• Eventually this movement from the tropics draws cold water up from the ocean bottom ready to be warmed again.
  • This pattern is being disturbed and more freshwater is entering the arctic oncean as a result of global warming which melts the ice and increases rainfall.
  • Melt water lowers the salinity which decreases the density of the ocean and slows down the rate at which the ocean sinks.
  • Global warmiong could turn off the North Atlantic Drift which supplies Europe  with warm water and air.
  • It this is stopped january temperatures in Western Europe would drop by at least 5 degrees creating bitter winters.
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Evidence for global warming in Africa

  • Africa is steadily warming as a continent as a whole it is 0.5 degrees warmer than it was in 1900.
  • Temperatures have increased more in the interior as coastal areas are cooled by the sea. Some inland areas have experienced double the global increase. e.g kenya increased by 3.5 degrees since 1985.
  • Droughts have become more common
  • Rainy seasons are now more unreliable and overall is decreasing. 40% decrease expected.
  • Rains are more localised
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What are the causes of Africas vulnerability?

  • Most African economies are heavily dependent on famring and agriculture is rain fed and vulnerable to rainfall shortages.
  • The united nations environmental programme reported in 2007 that 14 countries in Africa were suffering from water shortages and 11 more will join them by 2032.
  • Rainfall is declining in the areas that need it most - areas with high annual totals are likely to maintain or increase them but the edge of the Sahara ( Sahel region) is likely to see reductions.
  • Competition for water is likely to arise between countries such as the Nile (Egypt, Sudan and Ethiopia)
  • As scarcity increases so does dependence on poor quality sources. This leads to increase in water-bourne diseases like cholera (particulaly you and old) putting pressure on health care systems and therefore on giverment budgets.
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Physical and Human Impacts

  • The main impacts in africa are human but in the arctic they are physical.
  • The changes in rainfall can reduce the period in which crops grow
  • Malaria is also on the increase as increased humidity and rainfall causes the mosquito to spread over wider areas. Its estimated that the area will double and that 7.2 million people will be at risk which is an increase of 5.2 million.

                               (http://t0.gstatic.com/images?q=tbn:ANd9GcSb_CBlnZO9_UPDL65Az8UCHUc_tLXIJ4zY3i8yBYVyZGg93s8enysjxy5B)

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Debt and Global Warming - Africa

  • One of the main reasons Africa is vulnerable to global warming is because of its debt crisis.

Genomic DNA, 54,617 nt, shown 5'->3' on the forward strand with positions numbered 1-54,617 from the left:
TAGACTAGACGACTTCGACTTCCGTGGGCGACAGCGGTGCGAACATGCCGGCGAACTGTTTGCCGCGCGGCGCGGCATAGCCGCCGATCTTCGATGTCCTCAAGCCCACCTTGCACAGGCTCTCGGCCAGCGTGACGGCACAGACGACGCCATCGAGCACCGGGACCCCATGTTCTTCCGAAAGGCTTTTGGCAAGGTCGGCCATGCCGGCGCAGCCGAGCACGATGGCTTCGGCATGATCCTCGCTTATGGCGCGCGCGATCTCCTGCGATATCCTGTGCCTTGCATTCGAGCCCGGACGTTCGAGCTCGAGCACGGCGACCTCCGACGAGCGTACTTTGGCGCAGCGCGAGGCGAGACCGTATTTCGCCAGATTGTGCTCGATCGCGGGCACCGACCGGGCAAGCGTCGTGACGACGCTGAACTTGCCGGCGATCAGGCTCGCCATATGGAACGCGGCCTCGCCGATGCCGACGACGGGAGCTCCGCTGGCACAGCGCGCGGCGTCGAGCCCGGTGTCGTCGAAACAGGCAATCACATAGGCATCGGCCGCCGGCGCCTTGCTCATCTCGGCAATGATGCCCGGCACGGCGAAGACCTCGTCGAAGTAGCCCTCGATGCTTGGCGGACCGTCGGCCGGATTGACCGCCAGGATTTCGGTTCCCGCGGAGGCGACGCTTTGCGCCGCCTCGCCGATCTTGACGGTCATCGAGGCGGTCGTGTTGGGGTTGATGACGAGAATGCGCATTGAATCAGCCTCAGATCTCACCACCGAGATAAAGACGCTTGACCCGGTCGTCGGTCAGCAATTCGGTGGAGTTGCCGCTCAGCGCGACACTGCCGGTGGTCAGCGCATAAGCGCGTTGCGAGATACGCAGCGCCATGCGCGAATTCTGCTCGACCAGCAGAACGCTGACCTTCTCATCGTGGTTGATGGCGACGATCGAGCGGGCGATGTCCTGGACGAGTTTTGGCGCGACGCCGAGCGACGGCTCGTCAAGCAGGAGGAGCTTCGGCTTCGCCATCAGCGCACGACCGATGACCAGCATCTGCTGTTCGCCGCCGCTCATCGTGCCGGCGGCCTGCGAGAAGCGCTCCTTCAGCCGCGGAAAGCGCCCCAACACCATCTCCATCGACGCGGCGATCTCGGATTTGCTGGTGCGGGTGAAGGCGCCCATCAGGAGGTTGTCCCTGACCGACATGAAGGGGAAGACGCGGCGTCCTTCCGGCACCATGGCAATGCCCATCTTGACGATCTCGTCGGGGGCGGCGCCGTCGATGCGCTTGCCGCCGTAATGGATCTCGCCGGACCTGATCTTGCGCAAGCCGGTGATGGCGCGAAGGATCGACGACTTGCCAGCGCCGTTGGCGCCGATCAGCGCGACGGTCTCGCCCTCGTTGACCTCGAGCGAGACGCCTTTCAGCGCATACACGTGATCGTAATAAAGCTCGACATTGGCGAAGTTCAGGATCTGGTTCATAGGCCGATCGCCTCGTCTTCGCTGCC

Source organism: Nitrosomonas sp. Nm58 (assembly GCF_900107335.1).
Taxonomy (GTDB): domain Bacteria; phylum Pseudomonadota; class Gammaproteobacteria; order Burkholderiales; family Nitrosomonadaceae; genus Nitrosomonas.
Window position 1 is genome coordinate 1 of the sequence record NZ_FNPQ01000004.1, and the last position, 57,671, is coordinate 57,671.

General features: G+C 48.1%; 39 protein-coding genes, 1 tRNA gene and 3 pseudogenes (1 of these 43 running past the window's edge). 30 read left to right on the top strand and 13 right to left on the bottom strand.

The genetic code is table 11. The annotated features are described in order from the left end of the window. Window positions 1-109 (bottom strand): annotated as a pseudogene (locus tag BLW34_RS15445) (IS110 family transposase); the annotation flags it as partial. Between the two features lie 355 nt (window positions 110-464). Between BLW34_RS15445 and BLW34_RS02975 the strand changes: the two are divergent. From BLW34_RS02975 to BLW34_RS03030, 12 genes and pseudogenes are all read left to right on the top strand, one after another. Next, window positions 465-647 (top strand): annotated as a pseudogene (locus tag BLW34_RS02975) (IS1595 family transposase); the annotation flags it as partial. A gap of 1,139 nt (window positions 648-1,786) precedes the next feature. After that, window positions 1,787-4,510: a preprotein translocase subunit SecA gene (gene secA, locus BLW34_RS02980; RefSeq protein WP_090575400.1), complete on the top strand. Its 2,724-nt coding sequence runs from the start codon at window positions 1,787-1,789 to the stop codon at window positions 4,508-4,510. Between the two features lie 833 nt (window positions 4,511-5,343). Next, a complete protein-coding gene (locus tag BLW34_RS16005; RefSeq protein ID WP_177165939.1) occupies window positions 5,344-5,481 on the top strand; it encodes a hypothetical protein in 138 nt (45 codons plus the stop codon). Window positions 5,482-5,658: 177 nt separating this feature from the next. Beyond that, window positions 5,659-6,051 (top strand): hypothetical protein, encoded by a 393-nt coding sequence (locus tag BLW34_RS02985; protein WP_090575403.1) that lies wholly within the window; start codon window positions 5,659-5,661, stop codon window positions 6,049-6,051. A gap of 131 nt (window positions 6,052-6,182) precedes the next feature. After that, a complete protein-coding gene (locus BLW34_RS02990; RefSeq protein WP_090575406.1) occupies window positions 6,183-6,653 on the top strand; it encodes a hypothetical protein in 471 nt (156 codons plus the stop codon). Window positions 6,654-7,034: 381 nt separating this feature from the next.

• Many countries have had the dept written off because the worlds richest countries (G8) decided to cancel them in 2005. (18 countries)
  • However the burden of debt still affects the majority of African countries.

(http://www.tutor2u.net/blog/images/uploads/Debt.jpg)

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Africa's Vulnerability

  • The Debt crisis - African countries have become so heavily indebted that repayments sometimes exceed their entire GNP.
  • Case crops - Crops sold for income, rather than their own food supply.
  • Desertification - The way climate change and over grazing turn previously fertile land into desert.
  • Food security - The extent to which a country can rely upon food supplies e.g upon the weather, or, if unable to grow all its food, the extent to which it can pay for imports to feed itself.

(http://farm6.static.flickr.com/5161/5209284418_6f2e7e504c.jpg)

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Impacts of projected change

  • The impacts can be classified as direct or indirect.
  • The arctic is vulnerable environmentally and ecologically.
  • The African continent is most vulnerable economically as it is home to many of the world most vulnerable people.
  • These case studies demonstrate the concept of an unfair world, whereby the poor areas suffer most despite having contributed very little to greenhouse emissions.

            (http://h3sean.com/wp-content/uploads/2011/10/Unfair.png)

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The indirect effects of global warming

  • Equally important are the indirect affects resulting from the eustatic rise of sea level. These will have a global impact, particulaly on low lying areas e.g 80% of the lanf and coral atolls such as the Maldives.
  • The rate of climate change may reach the tipping point at which catastrophic and irreversible changes can occur.